• Batson v. State, 6 Div. 798
    • United States
    • Supreme Court of Alabama
    • May 26, 1927
    ...or limb for the same offense. This did not apply to impeachment, though in some respects criminal. State ex rel. Atty. Gen. v. Robinson, 111 Ala. 482, 20 So. 30. The Legislature so understood, in giving the right of an appeal to the state in section 4514 of the Code. The statute gave the ri......
  • State ex rel. Mullis v. Mathews, 4 Div. 701
    • United States
    • Supreme Court of Alabama
    • January 19, 1953
    ...599; State ex rel. Attorney Page 108 General v. Tally, 102 Ala. 25, 15 So. 722; State ex rel. Attorney General v. Robinson,[259 Ala. 130] 111 Ala. 482, 484, 20 So. 30; Batson v. State, 216 Ala. 275, 113 So. 300; State ex rel. Knight v. deGraffenried, 226 Ala. 169, 146 So. Section 8 of the C......
  • Atwell v. State, 4 Div. 526
    • United States
    • Alabama Court of Criminal Appeals
    • October 4, 1977
    ...when occasion offers, and sobriety or abstinence is the exception, the condition of habitual drunkenness exists. State v. Robinson, 20 So. 30, 31, 111 Ala. 482, citing Tatum v. State, 63 Ala. 147, 152; Stanley v. State, 26 Ala. 26; Smith v. State, 55 Ala. 1, 10; (additional citations omitte......
  • Lester v. Sampson, No. 1536.
    • United States
    • Court of Appeal of Missouri (US)
    • November 18, 1915
    ...41 Tex. Cr. R. 190, 53 S. W. 113. Webster defines "habitual" as customary; accustomed; usual; common; regular. In State v. Robinson, 111 Ala. 482, 20 South. 30, the court defines "habit" as a customary szate; a disposition acquired by frequent repetition; aptitude by doing frequently the sa......
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17 cases
  • Batson v. State, 6 Div. 798
    • United States
    • Supreme Court of Alabama
    • May 26, 1927
    ...or limb for the same offense. This did not apply to impeachment, though in some respects criminal. State ex rel. Atty. Gen. v. Robinson, 111 Ala. 482, 20 So. 30. The Legislature so understood, in giving the right of an appeal to the state in section 4514 of the Code. The statute gave the ri......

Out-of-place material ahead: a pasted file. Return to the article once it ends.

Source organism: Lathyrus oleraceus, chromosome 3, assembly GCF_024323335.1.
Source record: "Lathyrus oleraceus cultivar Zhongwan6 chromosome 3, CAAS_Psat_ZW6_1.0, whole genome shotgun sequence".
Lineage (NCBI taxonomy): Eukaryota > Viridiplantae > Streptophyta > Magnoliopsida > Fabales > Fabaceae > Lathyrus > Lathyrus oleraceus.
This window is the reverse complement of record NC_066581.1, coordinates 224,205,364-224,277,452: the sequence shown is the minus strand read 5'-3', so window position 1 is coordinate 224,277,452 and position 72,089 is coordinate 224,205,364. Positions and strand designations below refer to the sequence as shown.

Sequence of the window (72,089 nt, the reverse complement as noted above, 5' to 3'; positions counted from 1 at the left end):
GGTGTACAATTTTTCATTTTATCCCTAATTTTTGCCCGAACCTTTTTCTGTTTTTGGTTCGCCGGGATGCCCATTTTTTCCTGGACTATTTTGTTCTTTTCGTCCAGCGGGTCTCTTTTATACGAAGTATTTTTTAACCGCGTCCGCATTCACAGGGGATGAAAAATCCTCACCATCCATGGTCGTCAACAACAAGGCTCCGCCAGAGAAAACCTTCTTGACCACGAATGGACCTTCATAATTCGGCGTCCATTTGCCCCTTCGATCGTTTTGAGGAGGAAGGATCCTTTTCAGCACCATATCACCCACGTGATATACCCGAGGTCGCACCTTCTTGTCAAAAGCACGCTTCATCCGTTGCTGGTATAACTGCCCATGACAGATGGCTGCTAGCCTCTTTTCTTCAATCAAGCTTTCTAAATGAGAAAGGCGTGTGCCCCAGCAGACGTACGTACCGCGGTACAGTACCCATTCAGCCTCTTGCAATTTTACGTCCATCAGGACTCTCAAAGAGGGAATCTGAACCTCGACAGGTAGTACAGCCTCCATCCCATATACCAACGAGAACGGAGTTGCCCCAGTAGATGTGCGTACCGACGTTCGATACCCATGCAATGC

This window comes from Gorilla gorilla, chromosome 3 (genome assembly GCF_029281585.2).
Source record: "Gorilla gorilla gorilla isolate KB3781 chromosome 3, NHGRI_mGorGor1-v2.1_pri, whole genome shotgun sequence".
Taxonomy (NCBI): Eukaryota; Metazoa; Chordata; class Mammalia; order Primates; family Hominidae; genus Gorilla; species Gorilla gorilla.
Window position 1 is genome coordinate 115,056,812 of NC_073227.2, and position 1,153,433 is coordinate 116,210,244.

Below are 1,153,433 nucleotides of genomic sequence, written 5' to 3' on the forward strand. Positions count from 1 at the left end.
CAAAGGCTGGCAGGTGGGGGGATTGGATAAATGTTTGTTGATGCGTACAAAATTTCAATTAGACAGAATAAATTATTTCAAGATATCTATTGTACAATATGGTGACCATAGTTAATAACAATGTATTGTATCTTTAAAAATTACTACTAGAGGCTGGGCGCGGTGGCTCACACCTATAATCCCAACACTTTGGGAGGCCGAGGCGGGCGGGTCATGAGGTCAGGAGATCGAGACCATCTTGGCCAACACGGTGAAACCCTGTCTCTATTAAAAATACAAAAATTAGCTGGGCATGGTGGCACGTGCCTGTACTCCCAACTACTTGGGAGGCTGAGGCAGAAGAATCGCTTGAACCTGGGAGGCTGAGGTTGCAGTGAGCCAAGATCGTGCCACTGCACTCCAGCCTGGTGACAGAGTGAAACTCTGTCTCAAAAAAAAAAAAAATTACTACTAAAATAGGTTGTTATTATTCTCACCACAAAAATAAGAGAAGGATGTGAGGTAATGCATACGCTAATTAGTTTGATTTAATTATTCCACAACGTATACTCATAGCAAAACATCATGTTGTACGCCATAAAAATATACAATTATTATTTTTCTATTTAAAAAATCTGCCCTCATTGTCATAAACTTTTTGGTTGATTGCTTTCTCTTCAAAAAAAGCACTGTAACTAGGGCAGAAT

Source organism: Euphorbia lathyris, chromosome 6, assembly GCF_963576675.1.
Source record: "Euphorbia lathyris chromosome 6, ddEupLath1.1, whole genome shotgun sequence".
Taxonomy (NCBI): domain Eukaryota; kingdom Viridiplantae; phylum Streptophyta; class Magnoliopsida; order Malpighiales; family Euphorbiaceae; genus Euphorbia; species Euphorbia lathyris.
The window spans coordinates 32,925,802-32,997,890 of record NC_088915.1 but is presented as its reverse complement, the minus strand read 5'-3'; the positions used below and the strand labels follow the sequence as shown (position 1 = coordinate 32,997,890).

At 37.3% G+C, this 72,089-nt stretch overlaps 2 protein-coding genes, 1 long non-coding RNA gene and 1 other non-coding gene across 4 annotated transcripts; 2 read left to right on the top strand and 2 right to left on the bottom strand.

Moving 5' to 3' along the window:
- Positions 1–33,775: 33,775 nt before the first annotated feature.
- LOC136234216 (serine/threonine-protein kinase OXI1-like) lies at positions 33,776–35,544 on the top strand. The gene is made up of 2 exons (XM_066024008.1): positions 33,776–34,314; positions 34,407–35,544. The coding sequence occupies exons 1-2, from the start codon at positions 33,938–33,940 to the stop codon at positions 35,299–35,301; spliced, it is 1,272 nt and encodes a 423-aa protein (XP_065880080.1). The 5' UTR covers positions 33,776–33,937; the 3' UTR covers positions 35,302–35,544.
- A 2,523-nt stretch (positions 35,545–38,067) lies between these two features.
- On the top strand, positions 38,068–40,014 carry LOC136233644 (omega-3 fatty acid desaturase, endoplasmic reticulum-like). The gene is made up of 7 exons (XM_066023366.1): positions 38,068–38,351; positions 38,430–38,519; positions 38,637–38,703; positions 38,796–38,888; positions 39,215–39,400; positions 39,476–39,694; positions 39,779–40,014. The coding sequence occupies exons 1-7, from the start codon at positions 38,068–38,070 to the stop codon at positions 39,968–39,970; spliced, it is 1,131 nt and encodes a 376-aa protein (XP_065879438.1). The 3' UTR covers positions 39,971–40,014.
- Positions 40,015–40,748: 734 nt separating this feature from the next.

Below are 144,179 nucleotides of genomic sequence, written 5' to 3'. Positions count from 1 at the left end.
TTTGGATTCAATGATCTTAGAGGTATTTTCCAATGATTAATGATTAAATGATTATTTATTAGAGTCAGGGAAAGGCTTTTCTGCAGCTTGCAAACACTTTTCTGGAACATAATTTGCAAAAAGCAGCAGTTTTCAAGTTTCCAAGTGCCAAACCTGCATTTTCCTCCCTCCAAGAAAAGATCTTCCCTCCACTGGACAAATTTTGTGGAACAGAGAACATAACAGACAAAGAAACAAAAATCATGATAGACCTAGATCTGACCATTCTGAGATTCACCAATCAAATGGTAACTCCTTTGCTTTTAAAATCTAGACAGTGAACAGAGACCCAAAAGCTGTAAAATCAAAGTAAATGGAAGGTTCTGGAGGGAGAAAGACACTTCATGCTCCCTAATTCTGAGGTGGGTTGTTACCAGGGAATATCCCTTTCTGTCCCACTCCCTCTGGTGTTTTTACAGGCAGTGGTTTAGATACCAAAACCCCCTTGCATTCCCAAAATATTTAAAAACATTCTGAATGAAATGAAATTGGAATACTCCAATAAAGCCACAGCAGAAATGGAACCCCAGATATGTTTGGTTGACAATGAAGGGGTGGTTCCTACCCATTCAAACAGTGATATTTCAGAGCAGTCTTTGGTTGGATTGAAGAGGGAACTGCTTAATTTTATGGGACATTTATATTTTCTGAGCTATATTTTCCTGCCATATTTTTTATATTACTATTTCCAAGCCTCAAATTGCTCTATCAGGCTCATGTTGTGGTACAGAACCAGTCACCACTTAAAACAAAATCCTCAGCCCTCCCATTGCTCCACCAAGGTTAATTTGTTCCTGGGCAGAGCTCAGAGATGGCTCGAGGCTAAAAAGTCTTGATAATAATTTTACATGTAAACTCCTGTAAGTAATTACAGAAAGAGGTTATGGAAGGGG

• State ex rel. Mullis v. Mathews, 4 Div. 701
    • United States
    • Supreme Court of Alabama
    • January 19, 1953
    ...599; State ex rel. Attorney Page 108 General v. Tally, 102 Ala. 25, 15 So. 722; State ex rel. Attorney General v. Robinson,[259 Ala. 130] 111 Ala. 482, 484, 20 So. 30; Batson v. State, 216 Ala. 275, 113 So. 300; State ex rel. Knight v. deGraffenried, 226 Ala. 169, 146 So. Section 8 of the C......
  • Atwell v. State, 4 Div. 526
    • United States
    • Alabama Court of Criminal Appeals
    • October 4, 1977
    ...when occasion offers, and sobriety or abstinence is the exception, the condition of habitual drunkenness exists. State v. Robinson, 20 So. 30, 31, 111 Ala. 482, citing Tatum v. State, 63 Ala. 147, 152; Stanley v. State, 26 Ala. 26; Smith v. State, 55 Ala. 1, 10; (additional citations omitte......
  • Lester v. Sampson, No. 1536.
    • United States
    • Court of Appeal of Missouri (US)
    • November 18, 1915
    ...Cr. R. 190, 53 S. W. 113. Webster defines "habitual" as customary; accustomed; usual; common; regular. In State v. Robinson, 111 Ala. 482, 20 South. 30, the court defines "habit" as a customary szate; a disposition acquired by frequent repetition; aptitude by doing frequ......
  • Request a trial to view additional results